ORANJESTAD – A soon to be installed government work group must find ways to correct the current Dutch language dilema Aruba students currently face when taking their final high school exams. A recent article published in the Dutch newspaper Amigoe, illustrated the inconveniente realities Aruba students face when taking their finals. The writer, Dutch teacher Arnoud Kuijpers, gave his personal account on his one-year experience teaching in Aruba. He noticed that Aruban students face an almost impossible uphill battle during exams. “All these exams are made in the Netherlands, refer to Dutch issues, not Aruba issues” Kuijpers said Monday morning during a press conference. He referred to his recent article, and called the situation ‘unfair’. These students only speak Dutch when in his class, and nowhere else. The Dutch language therefore is a ‘dead’ language’, the teacher stated.
DEN HAAG – In a prelude to the IPKO meetings this week in the Netherlands, the island delegations of Aruba, Curacao and St Martin met Monday morning to discuss the issues at hand. The dispute resolution, constitutional court, education and the Venezuelan volatile situation were amongst discussed topics.
ORANJESTAD – Financial irregularities discovered in the daily handling of the popular educational work program ‘Enseñansa pa Empleo’ had the minister responsible for the department, Rudy Lampe, revoke all signing privileges for the current director and its members. An investigacion by the Central Accounting Department brought the irregularities to light. “I will personally be in charge of this department until further notice” Lampe told press members during a Monday morning press conference. The extend of the financial irregularities were not disclosed.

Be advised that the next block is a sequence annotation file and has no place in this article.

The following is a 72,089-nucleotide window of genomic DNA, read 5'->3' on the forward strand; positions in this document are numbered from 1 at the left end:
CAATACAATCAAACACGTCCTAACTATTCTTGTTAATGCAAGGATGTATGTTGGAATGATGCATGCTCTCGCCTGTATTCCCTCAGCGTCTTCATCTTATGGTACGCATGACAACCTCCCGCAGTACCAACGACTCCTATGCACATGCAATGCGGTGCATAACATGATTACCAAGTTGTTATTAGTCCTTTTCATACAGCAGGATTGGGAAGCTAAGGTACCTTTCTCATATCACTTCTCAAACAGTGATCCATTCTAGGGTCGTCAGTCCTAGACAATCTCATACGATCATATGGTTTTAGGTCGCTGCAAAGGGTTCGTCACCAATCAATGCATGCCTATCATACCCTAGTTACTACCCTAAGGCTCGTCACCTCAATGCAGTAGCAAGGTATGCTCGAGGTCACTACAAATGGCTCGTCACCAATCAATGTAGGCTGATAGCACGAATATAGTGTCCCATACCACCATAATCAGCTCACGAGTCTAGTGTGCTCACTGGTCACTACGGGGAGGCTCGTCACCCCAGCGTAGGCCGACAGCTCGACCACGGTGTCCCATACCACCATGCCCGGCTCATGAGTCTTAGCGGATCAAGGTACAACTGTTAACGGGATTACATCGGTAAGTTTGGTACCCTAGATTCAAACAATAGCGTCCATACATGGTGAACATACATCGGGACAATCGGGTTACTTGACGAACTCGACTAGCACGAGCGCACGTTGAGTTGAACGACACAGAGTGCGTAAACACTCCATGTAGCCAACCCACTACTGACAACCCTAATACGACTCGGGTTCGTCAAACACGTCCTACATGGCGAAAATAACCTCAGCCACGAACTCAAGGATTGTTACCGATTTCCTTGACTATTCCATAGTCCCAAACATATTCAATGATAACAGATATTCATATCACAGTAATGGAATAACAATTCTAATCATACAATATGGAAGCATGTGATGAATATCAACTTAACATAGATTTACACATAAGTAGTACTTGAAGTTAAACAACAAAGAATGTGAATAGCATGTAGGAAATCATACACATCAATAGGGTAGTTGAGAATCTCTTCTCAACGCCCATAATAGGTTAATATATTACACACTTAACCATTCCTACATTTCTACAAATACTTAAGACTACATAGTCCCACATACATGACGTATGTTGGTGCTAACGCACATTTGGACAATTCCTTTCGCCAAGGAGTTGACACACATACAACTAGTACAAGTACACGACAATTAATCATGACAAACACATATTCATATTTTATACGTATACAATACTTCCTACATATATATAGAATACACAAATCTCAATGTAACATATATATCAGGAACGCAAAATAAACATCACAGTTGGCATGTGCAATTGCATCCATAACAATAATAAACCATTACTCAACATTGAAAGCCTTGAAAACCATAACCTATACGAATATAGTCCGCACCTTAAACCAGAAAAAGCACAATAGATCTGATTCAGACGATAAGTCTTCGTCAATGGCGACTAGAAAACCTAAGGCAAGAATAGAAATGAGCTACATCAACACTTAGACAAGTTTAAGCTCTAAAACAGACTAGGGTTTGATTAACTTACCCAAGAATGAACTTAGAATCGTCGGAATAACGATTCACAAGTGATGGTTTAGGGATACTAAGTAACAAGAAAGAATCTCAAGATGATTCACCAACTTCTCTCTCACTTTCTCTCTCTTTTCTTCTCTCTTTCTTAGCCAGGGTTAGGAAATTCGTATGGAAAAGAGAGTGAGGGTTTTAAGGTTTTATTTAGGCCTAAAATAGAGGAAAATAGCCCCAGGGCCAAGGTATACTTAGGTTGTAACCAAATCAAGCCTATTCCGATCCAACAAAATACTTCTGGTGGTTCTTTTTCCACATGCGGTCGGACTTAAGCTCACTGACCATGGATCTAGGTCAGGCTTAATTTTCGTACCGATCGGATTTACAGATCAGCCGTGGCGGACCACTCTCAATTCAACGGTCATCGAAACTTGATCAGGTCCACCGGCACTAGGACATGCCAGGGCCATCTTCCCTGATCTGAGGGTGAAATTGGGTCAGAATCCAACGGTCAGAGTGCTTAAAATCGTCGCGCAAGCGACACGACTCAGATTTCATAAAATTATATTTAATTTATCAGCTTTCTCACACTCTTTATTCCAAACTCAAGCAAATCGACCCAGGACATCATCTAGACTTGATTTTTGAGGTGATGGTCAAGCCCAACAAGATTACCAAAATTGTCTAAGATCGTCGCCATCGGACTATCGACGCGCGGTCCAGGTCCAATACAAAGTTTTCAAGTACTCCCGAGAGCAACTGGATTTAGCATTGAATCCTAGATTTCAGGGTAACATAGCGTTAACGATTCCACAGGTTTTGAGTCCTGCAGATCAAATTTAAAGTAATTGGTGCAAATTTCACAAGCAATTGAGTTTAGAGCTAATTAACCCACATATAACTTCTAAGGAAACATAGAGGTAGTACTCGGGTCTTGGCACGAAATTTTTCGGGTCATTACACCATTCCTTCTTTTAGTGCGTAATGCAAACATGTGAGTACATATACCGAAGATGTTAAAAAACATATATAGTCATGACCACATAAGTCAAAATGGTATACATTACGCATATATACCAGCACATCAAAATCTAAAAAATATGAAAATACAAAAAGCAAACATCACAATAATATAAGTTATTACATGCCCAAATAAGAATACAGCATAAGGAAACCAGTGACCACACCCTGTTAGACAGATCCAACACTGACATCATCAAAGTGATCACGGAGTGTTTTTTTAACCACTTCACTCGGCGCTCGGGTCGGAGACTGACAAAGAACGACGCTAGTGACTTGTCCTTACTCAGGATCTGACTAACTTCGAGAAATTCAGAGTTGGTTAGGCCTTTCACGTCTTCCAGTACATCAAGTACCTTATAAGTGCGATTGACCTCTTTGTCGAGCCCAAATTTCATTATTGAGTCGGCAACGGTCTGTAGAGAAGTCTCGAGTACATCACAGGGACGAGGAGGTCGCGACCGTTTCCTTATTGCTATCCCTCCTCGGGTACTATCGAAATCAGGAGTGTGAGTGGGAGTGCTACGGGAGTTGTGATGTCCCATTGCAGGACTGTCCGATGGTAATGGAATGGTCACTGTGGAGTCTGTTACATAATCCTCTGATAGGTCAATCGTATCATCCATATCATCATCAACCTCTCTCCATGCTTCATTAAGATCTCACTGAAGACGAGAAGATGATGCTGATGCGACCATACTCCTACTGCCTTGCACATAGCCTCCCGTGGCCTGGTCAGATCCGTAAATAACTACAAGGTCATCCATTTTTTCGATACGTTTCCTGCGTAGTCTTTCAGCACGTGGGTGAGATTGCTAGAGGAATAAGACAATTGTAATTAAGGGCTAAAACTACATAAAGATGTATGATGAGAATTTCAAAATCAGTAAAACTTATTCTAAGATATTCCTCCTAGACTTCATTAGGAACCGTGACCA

ORANJESTAD – The criminal case where a former Aruba Labor minister Paul Croes is the main suspect, took shape Wednesday morning in an Aruban court. The fact that is was merely a procedural case, did not make it less popular. And it was obvious, as this was the first indication of what was to be expected of the case and more important, the legal future of the former minister. A procedural case is where all parties come together and fine tune pending issues, tie up loose ends, and set a date for the case to be treated.
ORANJESTAD – The Aruba government wants the Caribbean based DUCAPRO to ‘hold on’ on the june 1st introduction of royalties payments by local radiostations. Aruba justice minister Andin Bikker and Aruba Finance minister Xiomara Ruiz Maduro suggested the change and also considered the Ducapro move as ‘not elegant and rather intimidating’. Ducapro, the Caribbean affiliated royalties company acting on behalf of Canadian SoCan, plans to charge local Aruba radiostations royalties for music played. Radiostations protested against the idea, and where one even threatened to change its format into a ‘talk radio’. Both ministers plan to approach local attorney David Kock, the local DucaPro liaison, and ask for several clarifications. They meanwhile want Kock to hold on with the introduction next month.
ORANJESTAD - “ The Dutch Kingdom will evaluate the Venezuela election outcome, and decide then if they will recognize it or not”. This was the first reaction of the Aruba prime minister Evelyn Wever to NoticiaCla on the recent Venezuelan presidential election results. She merely mirrored the Dutch oficial reaction as foreign relations is a Kingdom issue, and is treated as such. Wever also confirmed that if investigations reveal election irregularities, the Dutch Kingdom would not recognize the results. On a more local level, Wever said that the Venezuela and Aruba are close neighbors and are far too important, for which she’d rather stay out of the internal Venezuelan affairs.